Australian Bureau of Agricultural and Resource Economics chief commodity analyst Jammie Penm, who worked on the commodities report released yesterday, gave his view on when idled coal operations could return to former production levels.
“With all the spare capacity it really depends on the pace of world economic recovery or, should we be more precise, when the recovery will actually come,” he said.
“It certainly is creating issues in terms of forecasting.
“In our assessment we made an assumption [that] world growth for 2010 will only be around 2.1 per cent. The underlying scenario is by the end of this year we shall see some sign of recovery and then go into 2010.
“Then by 2011 we should get back to [a] potential growth rate of around 4 per cent for the world economy.
“Any deviation, if the recovery comes a bit earlier or later, will have implications for spare capacity.”
Going through the statistics, Penm could see the importance China has had during the global economic downturn, especially during the March quarter, as the country increased its demand for major mineral and energy commodities across the board.
“One can attribute the increase to the significant stimulus package implemented by the Chinese government, especially in terms of infrastructure; but still, if you look at the world economy as a whole, it seems to me that the bright spot really is the domestic demand in China.
“Hypothetically, if that strong domestic demand is not there, then I think the alternative scenario would be very pessimistic.”
That is why ABARE stated there was considerable risk in terms of the current outlook in its report, Penm said, as it really depends on whether the world economy will stage a recovery and how strong it will be.
“If you rely on China alone, I don’t think the strength in terms of demand will be sufficient to maintain high levels of commodity prices.”
He said a global recovery would certainly depend on the stimulus packages implemented by international governments and how effective those packages would be.
While media reports were mixed on China’s 4 trillion yuan ($US585.38 billion) stimulus package when the details emerged a few months ago, criticism has centred on a lack of new spending in the three-year program, with some of the initiatives already under construction.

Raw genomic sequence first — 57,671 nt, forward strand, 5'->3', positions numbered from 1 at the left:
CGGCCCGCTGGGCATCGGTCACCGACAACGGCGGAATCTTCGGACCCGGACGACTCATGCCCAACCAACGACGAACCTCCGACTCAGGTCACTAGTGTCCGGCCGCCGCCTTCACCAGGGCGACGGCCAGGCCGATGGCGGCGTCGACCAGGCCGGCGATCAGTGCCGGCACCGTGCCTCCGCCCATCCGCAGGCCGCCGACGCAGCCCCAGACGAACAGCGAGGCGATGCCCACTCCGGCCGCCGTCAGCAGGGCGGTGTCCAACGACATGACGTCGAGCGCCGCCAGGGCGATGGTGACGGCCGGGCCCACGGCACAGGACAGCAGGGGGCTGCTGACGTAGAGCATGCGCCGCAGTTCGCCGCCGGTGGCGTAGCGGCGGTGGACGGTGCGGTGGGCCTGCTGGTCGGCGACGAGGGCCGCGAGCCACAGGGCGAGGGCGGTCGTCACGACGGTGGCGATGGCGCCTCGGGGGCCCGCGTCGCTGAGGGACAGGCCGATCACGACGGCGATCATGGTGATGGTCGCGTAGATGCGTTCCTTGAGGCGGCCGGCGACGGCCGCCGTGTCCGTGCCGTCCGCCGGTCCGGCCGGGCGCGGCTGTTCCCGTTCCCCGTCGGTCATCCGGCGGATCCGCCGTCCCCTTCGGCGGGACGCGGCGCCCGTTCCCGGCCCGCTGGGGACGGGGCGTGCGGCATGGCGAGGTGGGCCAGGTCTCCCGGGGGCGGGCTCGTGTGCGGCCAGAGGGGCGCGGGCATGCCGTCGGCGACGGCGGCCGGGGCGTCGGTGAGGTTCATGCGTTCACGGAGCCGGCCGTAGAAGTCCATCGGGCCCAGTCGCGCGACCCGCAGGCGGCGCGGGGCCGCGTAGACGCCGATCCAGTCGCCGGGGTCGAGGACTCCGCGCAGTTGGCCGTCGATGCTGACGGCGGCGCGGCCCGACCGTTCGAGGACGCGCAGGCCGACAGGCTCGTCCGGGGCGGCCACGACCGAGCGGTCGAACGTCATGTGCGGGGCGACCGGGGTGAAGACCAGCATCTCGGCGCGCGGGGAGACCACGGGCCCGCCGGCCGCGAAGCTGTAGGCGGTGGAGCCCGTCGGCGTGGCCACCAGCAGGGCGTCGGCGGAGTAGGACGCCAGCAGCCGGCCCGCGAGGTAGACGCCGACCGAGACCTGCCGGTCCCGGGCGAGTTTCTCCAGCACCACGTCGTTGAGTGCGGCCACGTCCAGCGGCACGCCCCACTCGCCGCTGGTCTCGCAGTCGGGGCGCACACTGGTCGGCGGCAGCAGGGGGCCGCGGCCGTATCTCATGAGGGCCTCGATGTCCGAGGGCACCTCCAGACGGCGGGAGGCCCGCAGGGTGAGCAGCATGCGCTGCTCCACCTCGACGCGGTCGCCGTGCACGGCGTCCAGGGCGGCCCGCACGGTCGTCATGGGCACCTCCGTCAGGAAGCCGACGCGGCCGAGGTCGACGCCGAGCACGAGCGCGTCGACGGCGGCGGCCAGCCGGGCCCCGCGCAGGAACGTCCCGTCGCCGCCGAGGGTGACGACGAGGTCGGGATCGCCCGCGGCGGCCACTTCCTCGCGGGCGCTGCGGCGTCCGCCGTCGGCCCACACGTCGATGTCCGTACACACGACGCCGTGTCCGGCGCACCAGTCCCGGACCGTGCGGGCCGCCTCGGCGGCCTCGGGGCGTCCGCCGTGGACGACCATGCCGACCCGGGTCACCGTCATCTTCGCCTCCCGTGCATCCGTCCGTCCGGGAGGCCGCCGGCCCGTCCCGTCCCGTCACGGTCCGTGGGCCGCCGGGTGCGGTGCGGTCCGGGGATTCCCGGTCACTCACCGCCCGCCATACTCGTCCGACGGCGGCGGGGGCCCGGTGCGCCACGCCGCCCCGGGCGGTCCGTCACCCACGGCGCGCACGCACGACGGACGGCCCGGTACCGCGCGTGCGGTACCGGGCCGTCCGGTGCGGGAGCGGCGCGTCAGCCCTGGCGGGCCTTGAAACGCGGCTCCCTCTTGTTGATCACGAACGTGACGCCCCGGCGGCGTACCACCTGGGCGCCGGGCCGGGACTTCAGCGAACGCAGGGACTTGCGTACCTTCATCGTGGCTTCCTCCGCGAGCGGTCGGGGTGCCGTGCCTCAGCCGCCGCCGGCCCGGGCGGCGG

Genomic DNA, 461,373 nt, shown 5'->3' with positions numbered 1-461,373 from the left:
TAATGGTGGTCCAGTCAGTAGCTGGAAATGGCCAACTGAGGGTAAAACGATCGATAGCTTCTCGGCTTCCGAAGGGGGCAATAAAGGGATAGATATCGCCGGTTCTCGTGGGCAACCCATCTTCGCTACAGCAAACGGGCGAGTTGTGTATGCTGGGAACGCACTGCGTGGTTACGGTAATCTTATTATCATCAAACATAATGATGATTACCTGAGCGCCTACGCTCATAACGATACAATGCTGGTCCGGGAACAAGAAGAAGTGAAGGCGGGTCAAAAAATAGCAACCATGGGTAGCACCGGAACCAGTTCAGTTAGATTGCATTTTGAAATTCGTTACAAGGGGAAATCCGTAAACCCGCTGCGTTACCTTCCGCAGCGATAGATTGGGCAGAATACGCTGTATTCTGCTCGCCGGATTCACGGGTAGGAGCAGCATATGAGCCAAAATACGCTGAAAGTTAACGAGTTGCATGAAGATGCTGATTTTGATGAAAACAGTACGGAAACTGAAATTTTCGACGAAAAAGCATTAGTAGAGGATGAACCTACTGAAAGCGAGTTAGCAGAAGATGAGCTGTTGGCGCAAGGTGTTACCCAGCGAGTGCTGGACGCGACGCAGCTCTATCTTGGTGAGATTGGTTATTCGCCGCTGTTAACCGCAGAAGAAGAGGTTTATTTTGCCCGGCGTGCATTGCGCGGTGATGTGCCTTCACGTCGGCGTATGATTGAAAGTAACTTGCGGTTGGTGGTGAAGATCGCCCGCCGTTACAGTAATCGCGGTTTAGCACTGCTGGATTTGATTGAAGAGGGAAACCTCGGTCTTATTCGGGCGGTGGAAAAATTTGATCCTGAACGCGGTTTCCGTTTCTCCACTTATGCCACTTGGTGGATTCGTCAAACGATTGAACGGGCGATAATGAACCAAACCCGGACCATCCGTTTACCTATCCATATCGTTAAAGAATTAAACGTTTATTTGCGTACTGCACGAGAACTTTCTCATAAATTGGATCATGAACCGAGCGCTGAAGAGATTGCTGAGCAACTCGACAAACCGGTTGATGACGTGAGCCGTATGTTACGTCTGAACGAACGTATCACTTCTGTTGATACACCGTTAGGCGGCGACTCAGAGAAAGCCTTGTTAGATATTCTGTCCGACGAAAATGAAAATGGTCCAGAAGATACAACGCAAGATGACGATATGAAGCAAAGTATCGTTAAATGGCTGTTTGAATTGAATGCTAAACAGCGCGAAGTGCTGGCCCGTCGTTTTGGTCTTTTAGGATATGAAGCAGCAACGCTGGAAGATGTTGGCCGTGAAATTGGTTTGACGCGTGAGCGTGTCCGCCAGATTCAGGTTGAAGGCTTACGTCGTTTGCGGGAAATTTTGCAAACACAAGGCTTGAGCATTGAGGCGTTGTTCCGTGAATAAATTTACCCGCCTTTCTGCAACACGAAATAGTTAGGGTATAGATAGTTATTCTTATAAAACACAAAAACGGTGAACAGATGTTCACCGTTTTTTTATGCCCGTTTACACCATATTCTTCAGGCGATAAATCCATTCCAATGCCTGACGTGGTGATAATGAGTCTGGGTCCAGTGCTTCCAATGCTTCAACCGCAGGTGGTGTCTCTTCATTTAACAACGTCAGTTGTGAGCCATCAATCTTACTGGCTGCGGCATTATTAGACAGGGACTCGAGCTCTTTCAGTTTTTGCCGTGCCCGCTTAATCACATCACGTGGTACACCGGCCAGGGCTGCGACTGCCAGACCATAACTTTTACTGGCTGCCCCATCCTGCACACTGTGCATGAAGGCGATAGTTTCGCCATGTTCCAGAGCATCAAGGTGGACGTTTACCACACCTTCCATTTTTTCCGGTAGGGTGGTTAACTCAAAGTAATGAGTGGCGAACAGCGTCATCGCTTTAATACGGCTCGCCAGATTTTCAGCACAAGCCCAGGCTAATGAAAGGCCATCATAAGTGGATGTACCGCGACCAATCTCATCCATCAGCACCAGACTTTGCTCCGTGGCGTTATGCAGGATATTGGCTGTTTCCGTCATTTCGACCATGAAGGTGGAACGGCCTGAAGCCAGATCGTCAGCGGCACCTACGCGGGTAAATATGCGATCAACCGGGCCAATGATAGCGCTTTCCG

When asked whether the recent lift in Chinese commodity demand was due to stockpiling or infrastructure development, Penm said it was a million dollar question.
“From our observation and experience, China buys and sells the same commodity at the same time. It’s a bit difficult to say but if you look at the current situation, given the size of that stimulus package, I think one cannot rule out that there is a genuine demand for infrastructure investment.”
In the case of thermal coal demand, he said the nation’s infrastructure bottleneck combined with low freight prices allowed power companies to import coal rather than purchase it domestically from northern China and go through the rail system.
China’s increasing imports of metallurgical coal have also been helped by tougher safety policies, which have reduced domestic production from the small mines sector.
Macquarie analysts are expecting to see idled mining capacity around the world switched on again in the second half of this year on the back of increasing Chinese coking coal demand.
Macquarie has forecast premium hard coking coal to reach $US140 a tonne next year in benchmark contracts.
Production cuts to Australia’s longwall sector this year include Xstrata’s decision to suspend production at its Oaky No. 1 mine and a 15% output cut at Rio Tinto’s Kestrel longwall, both in Queensland.